2. What Oregon Needs to Get There. Presently, Oregon simply doesn’t have enough sports to win the Directors’ Cup. The Ducks field only eight men’s teams and ten women’s teams that count toward the standings. Stanford, on the other hand — with 29 sports that scored points — had the luxury of throwing out its bottom nine sports that scored.

Since Oregon doesn’t have enough teams to start with, and since some of the teams — both men’s and women’s — don’t perform well enough to earn points, a top ten finish is about as high as the Ducks can aspire to. The conclusion: Oregon needs to add sports, and with the success and backing already in place, the Ducks should have the financial support to do so.

The question: What sports should Oregon add?

The answer: 4 sports in 1: Men’s & Women’s Swimming and Water Polo.

Because of location and membership in the Pac-12, the Ducks would have a competitive advantage in swimming.

Because of location and membership in the Pac-12, the Ducks would have a competitive advantage in swimming.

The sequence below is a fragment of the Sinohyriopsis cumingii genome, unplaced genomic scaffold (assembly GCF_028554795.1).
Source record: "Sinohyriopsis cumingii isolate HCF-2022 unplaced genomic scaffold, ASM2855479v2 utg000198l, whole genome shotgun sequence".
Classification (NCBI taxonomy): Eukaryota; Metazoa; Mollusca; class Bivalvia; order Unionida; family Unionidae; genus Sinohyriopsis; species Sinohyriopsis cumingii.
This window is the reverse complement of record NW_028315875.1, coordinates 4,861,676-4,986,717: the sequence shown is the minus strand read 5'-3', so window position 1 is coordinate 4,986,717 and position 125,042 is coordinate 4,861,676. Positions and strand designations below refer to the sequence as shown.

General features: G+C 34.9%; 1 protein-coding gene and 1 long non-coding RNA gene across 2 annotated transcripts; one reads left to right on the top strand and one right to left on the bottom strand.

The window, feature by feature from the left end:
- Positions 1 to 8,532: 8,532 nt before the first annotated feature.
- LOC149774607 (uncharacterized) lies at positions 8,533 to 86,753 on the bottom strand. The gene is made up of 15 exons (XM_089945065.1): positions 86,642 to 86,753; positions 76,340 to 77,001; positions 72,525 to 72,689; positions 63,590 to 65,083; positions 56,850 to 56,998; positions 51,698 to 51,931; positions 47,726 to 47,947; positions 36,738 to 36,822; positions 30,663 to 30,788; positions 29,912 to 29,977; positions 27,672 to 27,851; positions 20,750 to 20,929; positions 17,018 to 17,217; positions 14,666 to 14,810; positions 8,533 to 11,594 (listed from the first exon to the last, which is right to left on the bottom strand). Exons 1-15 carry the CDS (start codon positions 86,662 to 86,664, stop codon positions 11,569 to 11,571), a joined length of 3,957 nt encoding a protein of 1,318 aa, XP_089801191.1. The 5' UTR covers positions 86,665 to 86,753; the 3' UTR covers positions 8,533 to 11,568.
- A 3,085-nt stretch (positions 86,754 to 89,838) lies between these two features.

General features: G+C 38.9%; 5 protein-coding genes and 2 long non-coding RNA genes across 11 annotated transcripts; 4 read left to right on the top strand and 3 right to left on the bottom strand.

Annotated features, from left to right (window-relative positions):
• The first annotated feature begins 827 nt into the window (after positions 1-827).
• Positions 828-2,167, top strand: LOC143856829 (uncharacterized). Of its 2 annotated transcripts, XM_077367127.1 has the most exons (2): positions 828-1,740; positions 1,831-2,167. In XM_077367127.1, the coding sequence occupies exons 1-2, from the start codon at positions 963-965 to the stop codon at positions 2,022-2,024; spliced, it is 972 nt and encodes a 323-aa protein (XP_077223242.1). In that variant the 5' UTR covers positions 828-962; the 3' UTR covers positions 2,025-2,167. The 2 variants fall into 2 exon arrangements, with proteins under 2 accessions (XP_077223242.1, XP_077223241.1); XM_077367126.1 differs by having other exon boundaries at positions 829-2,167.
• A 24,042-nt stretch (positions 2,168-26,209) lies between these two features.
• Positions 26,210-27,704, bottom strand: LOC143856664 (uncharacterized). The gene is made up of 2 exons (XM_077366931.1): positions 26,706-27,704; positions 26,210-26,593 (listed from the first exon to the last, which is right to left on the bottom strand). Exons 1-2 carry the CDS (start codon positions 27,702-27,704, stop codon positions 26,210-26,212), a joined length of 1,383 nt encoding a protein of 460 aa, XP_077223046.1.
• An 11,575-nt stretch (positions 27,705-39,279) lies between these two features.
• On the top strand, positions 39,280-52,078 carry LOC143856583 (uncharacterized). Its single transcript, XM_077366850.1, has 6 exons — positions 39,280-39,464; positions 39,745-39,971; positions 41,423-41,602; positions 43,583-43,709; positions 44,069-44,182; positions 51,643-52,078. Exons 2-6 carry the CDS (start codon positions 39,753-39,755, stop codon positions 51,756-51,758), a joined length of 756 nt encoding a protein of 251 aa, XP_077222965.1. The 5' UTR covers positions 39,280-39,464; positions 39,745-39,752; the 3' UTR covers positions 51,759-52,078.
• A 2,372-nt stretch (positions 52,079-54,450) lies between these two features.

Why? To win the Directors’ Cup, the Ducks would want to add programs that could win. And when it comes to swimming and water polo, Oregon would be uniquely positioned for competitive advantage. At the age group and high school level, the Northwest is strong in swimming.

But at the college level, there is not one single Division I-A men’s program in the entire Northwest. And while there are four women’s teams (Oregon State, Washington State, Idaho and Boise State), not one has the facilities to be a serious program.

Further, Oregon sits near the hotbed recruiting land of California. British Columbia has strong potential for recruiting, as well. Membership in the Pac-12, which is the strongest swimming and water polo conference in the country, would make Oregon an attractive destination, both for elite athletes and coaches.

Water polo could be piggy-backed with swimming for both men and women.

Water polo could be piggy-backed with swimming for both men and women.

But there’s more. Nike. Nike, the Greek Goddess of Victory. As in the Olympics. Swimming is the second-highest profile sport in the Olympics, behind only track & field. And yes, Nike does sell competition swimwear.

How fitting it would be to have the University of Oregon, the birthplace of Nike, dominate in both track & field AND swimming, the two highest profile Olympic sports. And how fitting it would be for Phil Knight, co-founder of Nike, to see his two schools, Oregon and Stanford, sitting 1-2 atop the podium in the Directors’ Cup, primarily based upon their performances in Olympic sports.